Tag Archives: Arthur H. Wright

My Father’s America and Tomorrow

My father in 1930 on the Green Ridge family farm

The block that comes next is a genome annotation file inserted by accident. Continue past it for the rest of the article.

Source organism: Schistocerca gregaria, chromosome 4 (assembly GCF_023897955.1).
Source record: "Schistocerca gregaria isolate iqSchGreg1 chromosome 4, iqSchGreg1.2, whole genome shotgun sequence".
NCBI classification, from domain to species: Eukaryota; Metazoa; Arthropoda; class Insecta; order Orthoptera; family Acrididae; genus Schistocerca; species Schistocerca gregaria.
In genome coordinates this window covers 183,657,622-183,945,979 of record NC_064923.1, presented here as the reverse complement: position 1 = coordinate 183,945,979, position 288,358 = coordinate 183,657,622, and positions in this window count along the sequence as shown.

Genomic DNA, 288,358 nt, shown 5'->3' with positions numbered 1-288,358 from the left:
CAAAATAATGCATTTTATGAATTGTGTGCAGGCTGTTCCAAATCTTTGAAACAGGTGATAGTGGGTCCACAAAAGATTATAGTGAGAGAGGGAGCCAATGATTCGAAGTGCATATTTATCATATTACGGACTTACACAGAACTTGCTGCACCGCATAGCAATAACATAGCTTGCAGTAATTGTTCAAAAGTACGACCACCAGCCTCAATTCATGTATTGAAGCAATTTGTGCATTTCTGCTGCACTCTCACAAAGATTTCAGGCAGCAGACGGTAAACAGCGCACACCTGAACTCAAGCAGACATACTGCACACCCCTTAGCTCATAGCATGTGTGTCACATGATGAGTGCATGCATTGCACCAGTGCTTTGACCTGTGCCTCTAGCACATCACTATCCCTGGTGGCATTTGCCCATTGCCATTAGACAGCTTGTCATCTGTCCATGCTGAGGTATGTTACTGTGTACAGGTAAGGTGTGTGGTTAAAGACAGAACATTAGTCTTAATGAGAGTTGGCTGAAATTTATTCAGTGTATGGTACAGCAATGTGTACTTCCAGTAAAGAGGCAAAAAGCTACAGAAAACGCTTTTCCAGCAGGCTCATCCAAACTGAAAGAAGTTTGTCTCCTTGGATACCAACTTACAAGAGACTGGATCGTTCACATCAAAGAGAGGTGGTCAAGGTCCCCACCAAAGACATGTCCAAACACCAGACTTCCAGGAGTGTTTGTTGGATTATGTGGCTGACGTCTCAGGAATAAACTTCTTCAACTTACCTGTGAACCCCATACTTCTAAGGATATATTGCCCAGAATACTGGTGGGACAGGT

My father was born in 1922 on Denman Island, a small island, roughly 12 miles long, on the coast of British Columbia, located about 124 miles north of Victoria, BC.  His family lived there on a small subsistence farm without electricity, indoor plumbing, a car, a truck or a tractor.  To get work done required their own muscle or the help of their horses or neighbors.  Water came from a hand pumped well, heat from trees they took down on their land.  They produced much of what they ate in a large vegetable garden and orchard storing it in the root cellar below their house, and the occasional deer and fish they could make time to catch.  They had chickens for their eggs and meat and kept pigs to sell as well as for meat.  They kept bees for honey.  A herd of dairy cows, Guernsey’s, because of their high butter fat milk, was their primary source of income, separating out the cream each day, storing it in large cans that they would lower down into their well to keep cool so that it wouldn’t spoil.  Once a week they and other farms hauled it by wagon to the general store.  There it would be picked up by a truck that came over on the ferry which would carry it to the plant in Courtney for processing into butter and other products.  What skim milk they didn’t use they fed to the livestock.  They would slaughter extra calves for their own consumption.  It was a relatively common life, not that many years ago, that to today’s highly urbanized, consumer population, might seem light years ago.  I’ve often wondered at the ‘adjustments’ my parents had to make to make sense of this world today.  I’m beginning to understand now that I am well into my 60’s and retired myself. Continue reading

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